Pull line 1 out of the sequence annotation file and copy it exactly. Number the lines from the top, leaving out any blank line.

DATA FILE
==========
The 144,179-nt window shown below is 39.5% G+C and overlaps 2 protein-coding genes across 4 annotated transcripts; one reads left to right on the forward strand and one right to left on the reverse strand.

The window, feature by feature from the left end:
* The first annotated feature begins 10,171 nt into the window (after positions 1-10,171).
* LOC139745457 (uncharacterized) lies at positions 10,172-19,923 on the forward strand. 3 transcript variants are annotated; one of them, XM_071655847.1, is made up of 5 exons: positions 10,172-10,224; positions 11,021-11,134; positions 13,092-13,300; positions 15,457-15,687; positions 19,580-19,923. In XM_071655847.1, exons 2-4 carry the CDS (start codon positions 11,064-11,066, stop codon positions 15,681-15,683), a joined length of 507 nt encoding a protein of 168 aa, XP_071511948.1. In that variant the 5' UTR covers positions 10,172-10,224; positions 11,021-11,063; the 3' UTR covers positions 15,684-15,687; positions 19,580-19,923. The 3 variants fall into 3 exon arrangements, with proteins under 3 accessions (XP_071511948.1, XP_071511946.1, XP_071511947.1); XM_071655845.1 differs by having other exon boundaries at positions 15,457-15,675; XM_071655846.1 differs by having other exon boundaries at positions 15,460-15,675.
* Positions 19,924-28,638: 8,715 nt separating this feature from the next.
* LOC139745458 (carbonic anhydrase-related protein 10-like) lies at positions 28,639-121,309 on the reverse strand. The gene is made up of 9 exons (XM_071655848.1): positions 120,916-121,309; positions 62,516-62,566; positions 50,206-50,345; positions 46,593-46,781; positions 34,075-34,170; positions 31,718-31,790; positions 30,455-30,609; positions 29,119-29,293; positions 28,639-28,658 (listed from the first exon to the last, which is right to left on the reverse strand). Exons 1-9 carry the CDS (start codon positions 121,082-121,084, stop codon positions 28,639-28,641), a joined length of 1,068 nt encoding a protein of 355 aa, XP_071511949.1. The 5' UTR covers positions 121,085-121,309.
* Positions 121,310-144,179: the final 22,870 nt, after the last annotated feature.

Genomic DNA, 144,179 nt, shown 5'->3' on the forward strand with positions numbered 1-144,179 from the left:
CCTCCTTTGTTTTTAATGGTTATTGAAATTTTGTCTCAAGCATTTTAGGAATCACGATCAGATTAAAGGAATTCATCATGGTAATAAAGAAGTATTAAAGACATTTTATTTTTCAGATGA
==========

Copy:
The 144,179-nt window shown below is 39.5% G+C and overlaps 2 protein-coding genes across 4 annotated transcripts; one reads left to right on the forward strand and one right to left on the reverse strand.